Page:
Hapag-Lloyd Intensifies Competition in East Africa With New Service
East Africa is set to witness increase in competition among shipping lines following the entry of German’s Hapag-Lloyd into the region. Hapag-Lloyd container cargo MV Northern Valence made a maiden call at the port of Mombasa on Saturday before proceeding to the port of Dar es Salaam, the two ports the company intends to serve with its new East Africa Service 3 (EAS3).
The EAS3 will offer direct weekly sailings between China, Southeast Asia, Kenya and Tanzania with competitive transit times for better connectivity between Asia and East Africa.
The target is to provide seamless connections to Hapag-Lloyd’s global network via the hub ports of Singapore, Port Klang and Shanghai by deploying seven 2,800 twenty-foot equivalent unit (TEU) vessels, including two provided by Hapag-Lloyd.
Hapag-Lloyd's entry into the region is also designed to serve landlocked countries like Uganda, Rwanda, Burundi and South Sudan with regular inland connections to and from Mombasa port. As part of its growth strategy, the shipping company will also work to develop inland connections to Somalia, Southern Ethiopia and Northern Tanzania.
The entry of Hapag-Lloyd into the region opens another front for competition among global shipping lines targeting importers and exporters in the East Africa region, including Maersk, Mediterranean Shipping Company, CMA-CGM, China Ocean Shipping Company and Evergreen, among others.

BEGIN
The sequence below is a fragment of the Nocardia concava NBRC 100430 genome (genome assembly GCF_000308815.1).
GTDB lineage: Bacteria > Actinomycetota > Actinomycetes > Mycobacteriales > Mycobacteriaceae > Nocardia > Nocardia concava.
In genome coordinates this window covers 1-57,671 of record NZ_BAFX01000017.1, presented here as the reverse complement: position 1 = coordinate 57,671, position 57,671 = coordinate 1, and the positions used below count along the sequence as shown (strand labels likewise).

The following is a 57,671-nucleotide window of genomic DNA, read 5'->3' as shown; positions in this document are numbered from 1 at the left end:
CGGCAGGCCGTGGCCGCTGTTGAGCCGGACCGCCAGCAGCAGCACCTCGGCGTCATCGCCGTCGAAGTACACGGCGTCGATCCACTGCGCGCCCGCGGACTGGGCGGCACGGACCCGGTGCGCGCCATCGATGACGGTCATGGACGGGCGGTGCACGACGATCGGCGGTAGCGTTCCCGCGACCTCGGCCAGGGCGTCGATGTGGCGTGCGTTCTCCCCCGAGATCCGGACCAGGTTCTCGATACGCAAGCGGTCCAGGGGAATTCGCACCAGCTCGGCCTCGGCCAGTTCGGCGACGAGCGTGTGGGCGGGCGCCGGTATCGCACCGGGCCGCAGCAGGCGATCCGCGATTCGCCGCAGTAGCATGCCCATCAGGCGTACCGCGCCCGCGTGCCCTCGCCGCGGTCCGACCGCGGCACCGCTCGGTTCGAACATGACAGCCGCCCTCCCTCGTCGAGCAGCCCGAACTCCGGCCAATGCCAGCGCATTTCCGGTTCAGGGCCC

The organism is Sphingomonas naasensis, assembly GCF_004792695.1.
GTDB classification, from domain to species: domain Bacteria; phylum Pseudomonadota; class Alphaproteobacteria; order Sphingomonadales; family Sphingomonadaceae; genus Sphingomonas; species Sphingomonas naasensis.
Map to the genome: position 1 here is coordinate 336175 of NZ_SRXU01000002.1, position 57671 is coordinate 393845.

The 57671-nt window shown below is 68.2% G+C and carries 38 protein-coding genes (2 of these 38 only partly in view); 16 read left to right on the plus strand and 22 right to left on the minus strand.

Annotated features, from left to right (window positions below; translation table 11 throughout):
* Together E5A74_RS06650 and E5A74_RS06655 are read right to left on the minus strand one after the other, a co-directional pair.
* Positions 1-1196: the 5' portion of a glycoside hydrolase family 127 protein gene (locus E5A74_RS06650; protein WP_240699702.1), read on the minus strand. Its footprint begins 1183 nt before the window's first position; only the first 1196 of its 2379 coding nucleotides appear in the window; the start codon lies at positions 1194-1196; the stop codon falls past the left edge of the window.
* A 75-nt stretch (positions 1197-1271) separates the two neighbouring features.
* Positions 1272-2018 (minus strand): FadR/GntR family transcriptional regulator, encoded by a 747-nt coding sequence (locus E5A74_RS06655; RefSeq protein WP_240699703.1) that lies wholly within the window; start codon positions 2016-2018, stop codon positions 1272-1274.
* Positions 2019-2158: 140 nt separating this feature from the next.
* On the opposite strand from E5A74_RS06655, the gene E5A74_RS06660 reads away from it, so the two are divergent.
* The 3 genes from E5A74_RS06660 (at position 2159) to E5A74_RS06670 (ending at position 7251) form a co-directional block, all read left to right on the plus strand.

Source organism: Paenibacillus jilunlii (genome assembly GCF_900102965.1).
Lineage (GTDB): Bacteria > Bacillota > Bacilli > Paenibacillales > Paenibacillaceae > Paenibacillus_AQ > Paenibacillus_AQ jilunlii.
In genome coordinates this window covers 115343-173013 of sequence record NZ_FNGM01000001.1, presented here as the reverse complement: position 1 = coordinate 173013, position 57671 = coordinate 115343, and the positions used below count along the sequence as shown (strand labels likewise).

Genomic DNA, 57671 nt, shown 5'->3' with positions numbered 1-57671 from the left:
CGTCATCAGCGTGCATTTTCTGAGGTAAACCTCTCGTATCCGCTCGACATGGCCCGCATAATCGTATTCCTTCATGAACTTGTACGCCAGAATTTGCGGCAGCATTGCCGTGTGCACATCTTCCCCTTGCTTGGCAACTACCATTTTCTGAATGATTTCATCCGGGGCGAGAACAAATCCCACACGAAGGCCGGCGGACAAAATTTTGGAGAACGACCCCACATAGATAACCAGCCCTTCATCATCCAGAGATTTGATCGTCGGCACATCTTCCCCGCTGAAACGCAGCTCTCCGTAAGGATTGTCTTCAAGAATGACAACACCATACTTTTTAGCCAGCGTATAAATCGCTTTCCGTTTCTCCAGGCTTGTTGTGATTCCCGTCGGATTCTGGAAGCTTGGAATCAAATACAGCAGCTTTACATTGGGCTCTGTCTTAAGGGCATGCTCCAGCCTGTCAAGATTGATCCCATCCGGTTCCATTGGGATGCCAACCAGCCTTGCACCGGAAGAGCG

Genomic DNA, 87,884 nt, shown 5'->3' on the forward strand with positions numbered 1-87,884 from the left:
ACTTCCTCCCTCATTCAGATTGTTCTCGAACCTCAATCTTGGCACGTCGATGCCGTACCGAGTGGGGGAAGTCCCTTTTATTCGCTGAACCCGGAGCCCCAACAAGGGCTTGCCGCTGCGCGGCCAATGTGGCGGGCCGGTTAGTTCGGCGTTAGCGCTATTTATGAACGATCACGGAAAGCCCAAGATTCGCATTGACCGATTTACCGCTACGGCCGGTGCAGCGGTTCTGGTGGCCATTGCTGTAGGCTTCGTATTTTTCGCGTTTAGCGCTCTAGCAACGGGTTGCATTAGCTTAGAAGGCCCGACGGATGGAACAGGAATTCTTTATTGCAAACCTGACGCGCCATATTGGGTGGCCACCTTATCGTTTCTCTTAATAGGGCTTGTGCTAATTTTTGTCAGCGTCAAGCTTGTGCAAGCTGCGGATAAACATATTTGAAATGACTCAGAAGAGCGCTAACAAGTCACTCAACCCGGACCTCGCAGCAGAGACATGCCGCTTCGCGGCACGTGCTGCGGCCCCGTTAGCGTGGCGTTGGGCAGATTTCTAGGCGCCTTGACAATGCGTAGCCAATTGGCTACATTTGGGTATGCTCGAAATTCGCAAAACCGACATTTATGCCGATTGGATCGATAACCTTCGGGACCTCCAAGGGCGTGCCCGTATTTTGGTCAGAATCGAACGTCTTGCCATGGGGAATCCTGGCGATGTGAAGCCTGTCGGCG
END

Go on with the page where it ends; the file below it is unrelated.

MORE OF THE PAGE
“The new service line EAS3 to the East African region and particularly our port is a testament of the confidence that Hapag-Lloyd and other shipping lines have in the port of Mombasa,” said Rashid Salim, Kenya Ports Authority acting Managing Director.
Apart from intending to capture a huge market of importers in a region that is a net importer of goods, Hapag-Lloyd intends to offer exporters of agricultural products - mainly tea, coffee and avocado, among others - competitive rates to penetrate the market.
The service comes at a time when both the Mombasa and Dar es Salaam ports are witnessing a steady increase in throughput, with both facilities handling about three million TEUs annually.
The maiden voyage of the EAS3 service comes a few months after Hapag-Lloyd opened a new office in Kenya bringing its total number of offices in Africa to five. Hapag-Lloyd entered the Sub-Saharan African market about 13 years ago and has seen steady and significant growth in transported volumes to and from Africa since then.